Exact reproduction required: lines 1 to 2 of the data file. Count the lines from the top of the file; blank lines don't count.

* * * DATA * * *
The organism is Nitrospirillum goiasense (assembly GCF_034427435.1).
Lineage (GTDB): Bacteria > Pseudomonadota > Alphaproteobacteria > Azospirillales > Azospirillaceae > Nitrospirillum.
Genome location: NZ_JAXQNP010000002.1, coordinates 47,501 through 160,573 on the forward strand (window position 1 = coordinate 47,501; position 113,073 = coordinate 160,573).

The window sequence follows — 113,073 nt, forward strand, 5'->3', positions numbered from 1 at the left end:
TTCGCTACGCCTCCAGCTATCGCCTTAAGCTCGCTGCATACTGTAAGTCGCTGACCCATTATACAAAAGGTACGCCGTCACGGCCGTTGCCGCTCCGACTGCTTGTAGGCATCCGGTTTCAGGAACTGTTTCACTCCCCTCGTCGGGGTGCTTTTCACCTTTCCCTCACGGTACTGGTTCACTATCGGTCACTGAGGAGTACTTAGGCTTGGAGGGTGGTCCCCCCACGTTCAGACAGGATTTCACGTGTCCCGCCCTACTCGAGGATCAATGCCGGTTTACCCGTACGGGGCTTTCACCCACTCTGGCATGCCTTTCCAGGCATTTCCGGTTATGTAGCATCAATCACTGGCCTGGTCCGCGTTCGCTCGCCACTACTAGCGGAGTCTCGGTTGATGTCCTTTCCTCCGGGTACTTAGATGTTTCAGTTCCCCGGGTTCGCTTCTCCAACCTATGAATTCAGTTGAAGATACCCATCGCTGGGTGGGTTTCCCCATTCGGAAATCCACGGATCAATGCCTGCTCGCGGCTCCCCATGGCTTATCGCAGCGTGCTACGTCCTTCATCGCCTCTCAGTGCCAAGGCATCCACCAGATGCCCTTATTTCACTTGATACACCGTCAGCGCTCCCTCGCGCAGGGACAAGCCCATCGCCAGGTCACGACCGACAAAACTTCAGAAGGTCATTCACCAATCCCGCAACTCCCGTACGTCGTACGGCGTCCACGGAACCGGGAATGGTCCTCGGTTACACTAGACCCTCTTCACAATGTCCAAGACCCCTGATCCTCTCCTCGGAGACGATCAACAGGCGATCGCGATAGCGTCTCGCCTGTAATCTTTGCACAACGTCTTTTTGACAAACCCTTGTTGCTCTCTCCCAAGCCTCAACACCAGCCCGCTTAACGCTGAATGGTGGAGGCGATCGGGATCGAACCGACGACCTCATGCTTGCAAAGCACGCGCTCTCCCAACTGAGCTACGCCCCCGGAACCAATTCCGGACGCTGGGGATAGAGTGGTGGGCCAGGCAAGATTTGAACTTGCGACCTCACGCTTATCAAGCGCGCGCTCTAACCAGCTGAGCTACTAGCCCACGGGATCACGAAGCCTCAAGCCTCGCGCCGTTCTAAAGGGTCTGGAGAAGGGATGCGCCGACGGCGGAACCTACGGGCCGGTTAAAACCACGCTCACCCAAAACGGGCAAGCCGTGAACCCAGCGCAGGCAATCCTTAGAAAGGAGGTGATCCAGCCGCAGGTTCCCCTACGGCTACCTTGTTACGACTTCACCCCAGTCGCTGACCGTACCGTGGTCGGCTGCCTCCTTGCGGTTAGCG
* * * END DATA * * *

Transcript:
The organism is Nitrospirillum goiasense (assembly GCF_034427435.1).
Lineage (GTDB): Bacteria > Pseudomonadota > Alphaproteobacteria > Azospirillales > Azospirillaceae > Nitrospirillum.